Silver Level
3000 Post Club Member
OP Offline
Silver Level
3000 Post Club Member
Joined: May 2013
Posts: 3,605
Hi Richard, always happy to hear from you and appreciate your input!


Steinway A3
Boston 118 PE

YouTube

Working On
Chopin Nocturne E min
Bach Inventions

"You Can Never Have Too Many Dream Pianos" -Thad Carhart
Re: Debussy Arabesque I E maj [Re: cmb13] #2937019 Yesterday at 09:01 AM
Joined: Mar 2017
Posts: 336
D
dumka1 Offline
Full Member
Offline
Full Member
D
Joined: Mar 2017
Posts: 336
I just started working on it, sightread a few times thorough section A and worked on some spots separately this week. I'm already in love with this piece! (And it's not love at first sight--I approached it once before and dropped it, because I was getting tired of playing mainly lyrical pieces). Will take it to my teacher on Friday. The fingering is indeed a bit tricky, I am still figuring it out. I used to add pedaling later in the process, but it seems that with this piece it needs to be there right away. Adding the pedal also helps with fingering. But I'll see what my teacher says. 2 against 3 are OK, but transitioning from triplets to the eighth notes is a little challenging. (I had the same problem with Scarlatti K 466).

Re: Debussy Arabesque I E maj [Re: cmb13] #2937022 Yesterday at 09:18 AM
Joined: May 2015
Posts: 5,301
dogperson Offline
Silver Subscriber
5000 Post Club Member
Offline
Silver Subscriber
5000 Post Club Member
Joined: May 2015
Posts: 5,301
You might find this link interesting— it is Debussy's Thoughts on a wide variety of musical topics
Index on right side

http://djupdal.org/karstein/debussy/method/m10.shtml


"Music, rich, full of feeling, not soulless, is like a crystal on which the sun falls and brings forth from it a whole rainbow" - F. Chopin
" I never dreamt with my own two hands I could touch the sky" - Sappho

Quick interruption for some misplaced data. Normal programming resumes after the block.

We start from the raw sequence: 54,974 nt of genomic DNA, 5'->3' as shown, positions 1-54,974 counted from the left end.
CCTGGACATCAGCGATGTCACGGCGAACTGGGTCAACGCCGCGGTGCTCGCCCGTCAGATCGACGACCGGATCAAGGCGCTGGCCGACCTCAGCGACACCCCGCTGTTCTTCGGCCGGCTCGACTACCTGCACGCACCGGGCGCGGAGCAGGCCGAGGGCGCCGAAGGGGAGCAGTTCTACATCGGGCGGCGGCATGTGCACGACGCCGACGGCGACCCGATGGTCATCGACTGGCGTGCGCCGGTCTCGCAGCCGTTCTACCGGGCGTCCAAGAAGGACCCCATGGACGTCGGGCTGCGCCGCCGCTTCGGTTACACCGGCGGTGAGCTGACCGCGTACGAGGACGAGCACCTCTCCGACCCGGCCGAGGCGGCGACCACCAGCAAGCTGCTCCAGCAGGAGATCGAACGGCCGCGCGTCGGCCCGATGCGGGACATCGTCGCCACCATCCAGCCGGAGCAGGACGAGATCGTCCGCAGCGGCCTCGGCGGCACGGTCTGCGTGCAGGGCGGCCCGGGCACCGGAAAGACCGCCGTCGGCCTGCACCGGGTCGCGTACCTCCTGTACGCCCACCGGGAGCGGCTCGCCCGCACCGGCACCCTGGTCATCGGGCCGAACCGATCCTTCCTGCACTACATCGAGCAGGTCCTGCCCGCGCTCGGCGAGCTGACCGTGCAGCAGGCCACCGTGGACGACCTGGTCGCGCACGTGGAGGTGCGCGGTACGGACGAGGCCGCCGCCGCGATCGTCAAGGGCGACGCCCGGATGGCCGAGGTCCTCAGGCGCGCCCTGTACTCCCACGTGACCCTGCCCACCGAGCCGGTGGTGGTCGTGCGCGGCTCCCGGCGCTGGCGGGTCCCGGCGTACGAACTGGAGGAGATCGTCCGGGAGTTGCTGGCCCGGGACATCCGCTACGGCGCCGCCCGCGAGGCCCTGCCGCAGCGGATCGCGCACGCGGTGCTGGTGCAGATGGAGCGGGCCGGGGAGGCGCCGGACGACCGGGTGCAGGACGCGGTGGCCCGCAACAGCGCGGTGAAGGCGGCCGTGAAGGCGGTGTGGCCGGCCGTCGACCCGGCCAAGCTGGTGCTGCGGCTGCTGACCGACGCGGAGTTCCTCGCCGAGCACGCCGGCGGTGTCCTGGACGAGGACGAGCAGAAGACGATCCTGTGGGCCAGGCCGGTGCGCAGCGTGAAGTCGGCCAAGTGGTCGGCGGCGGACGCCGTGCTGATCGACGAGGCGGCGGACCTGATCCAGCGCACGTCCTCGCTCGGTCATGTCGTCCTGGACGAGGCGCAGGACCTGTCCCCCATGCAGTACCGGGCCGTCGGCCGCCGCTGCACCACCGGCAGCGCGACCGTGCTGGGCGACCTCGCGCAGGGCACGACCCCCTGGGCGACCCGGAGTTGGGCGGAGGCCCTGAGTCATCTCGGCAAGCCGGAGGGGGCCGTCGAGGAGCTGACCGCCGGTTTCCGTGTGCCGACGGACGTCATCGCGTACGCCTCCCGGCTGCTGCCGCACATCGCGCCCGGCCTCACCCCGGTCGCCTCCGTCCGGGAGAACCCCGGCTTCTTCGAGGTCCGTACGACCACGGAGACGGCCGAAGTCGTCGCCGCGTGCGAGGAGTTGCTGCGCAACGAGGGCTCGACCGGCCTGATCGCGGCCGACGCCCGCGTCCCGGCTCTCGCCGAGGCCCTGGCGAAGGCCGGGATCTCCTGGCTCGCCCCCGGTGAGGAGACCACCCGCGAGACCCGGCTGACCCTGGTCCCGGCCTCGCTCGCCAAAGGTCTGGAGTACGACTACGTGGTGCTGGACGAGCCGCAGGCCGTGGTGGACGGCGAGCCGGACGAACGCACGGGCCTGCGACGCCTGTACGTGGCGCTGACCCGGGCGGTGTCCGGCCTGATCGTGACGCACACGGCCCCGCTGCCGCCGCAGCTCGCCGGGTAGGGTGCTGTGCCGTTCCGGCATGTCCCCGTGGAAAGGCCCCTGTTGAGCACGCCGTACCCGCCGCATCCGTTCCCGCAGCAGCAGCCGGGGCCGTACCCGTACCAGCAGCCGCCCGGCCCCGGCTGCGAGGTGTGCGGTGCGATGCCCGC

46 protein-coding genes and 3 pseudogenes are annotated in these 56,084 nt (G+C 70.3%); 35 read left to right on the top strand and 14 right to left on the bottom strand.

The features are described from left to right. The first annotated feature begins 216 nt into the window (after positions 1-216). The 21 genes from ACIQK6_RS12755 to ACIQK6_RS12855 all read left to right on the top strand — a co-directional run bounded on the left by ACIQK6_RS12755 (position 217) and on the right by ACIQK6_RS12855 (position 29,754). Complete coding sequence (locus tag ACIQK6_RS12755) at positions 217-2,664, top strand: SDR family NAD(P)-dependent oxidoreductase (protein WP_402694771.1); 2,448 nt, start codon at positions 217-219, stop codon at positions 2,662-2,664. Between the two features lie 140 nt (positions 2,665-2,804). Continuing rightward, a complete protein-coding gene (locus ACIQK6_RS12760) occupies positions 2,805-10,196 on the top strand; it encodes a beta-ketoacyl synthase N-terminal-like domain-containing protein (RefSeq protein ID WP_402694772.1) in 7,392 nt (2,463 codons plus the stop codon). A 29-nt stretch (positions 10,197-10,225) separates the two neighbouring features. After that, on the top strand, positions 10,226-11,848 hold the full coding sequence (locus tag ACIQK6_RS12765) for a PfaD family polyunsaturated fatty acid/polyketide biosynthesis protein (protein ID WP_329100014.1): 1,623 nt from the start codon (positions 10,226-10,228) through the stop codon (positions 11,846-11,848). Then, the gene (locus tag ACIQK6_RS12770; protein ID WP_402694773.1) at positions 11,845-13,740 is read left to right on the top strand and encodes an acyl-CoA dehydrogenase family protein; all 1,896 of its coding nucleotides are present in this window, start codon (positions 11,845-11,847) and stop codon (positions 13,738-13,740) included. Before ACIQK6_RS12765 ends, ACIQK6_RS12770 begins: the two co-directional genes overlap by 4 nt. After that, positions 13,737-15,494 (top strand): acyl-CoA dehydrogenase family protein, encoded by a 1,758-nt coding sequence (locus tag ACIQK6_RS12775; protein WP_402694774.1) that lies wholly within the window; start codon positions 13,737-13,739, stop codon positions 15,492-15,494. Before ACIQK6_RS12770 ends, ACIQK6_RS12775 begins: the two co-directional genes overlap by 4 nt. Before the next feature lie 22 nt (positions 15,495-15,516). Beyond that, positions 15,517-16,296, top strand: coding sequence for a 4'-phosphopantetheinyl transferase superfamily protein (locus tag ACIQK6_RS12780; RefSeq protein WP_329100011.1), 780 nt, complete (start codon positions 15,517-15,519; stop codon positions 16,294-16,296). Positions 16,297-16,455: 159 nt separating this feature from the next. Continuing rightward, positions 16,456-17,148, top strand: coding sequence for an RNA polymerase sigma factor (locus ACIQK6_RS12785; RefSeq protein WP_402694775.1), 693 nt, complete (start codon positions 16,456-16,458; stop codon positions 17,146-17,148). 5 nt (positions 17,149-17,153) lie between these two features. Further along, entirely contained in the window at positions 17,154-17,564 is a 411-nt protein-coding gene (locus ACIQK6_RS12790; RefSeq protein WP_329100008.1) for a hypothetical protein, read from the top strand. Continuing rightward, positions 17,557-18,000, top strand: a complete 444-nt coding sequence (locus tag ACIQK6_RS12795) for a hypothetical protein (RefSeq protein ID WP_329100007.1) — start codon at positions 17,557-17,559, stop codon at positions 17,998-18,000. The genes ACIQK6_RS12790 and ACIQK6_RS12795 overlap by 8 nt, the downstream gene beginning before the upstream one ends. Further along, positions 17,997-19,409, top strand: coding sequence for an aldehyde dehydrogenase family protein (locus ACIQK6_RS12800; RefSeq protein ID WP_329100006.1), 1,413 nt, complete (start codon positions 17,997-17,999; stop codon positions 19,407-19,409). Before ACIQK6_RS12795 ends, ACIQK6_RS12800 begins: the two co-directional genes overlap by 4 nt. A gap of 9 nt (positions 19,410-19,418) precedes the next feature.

It’s ok to be a Work In Progress
Page 5 of 6 1 2 3 4 5 6

Moderated by  BB Player 

Shop our Store for Music Lovers!
(ad)
Pianoteq
PianoTeq Bechstein
(ad)
Faust Harrison Pianos
Faust Harrison 100+ Steinway pianos
New Topics - Multiple Forums
Woo-hoo! I'm average!
by TheophilusCarter - 01/22/20 09:09 PM
Still hate my DP
by Mils - 01/22/20 08:11 PM
Advice Needed: 20Y Baby Grand vs. New Upright
by jywsdd - 01/22/20 07:37 PM
New Kawai GX-2 disappointment
by Katieji - 01/22/20 07:17 PM
Forum Statistics
Forums41
Topics196,457
Posts2,916,008
Members95,696
Most Online15,252
Mar 21st, 2010
Please Support Our Advertisers


Faust Harrison 100+ Steinways

Dampp Chaser Piano Life Saver

 Best of Piano Buyer

PianoTeq Bechstein
Visit our online store for gifts for music lovers


 
Help keep the forums up and running with a donation, any amount is appreciated!
Or by becoming a Subscribing member! Thank-you.
Donate   Subscribe
 
Our Piano Related Classified Ads
| Dealers | Tuners | Lessons | Movers | Restorations | Pianos For Sale | Sell Your Piano |

Advertise on Piano World
| Subscribe | Piano World | PianoSupplies.com | Advertise on Piano World |
| |Contact | Privacy | Legal | About Us | Site Map | Free Newsletter |


copyright 1997 - 2019 Piano World ® all rights reserved
No part of this site may be reproduced without prior written permission
Powered by UBB.threads™ PHP Forum Software 7.7.3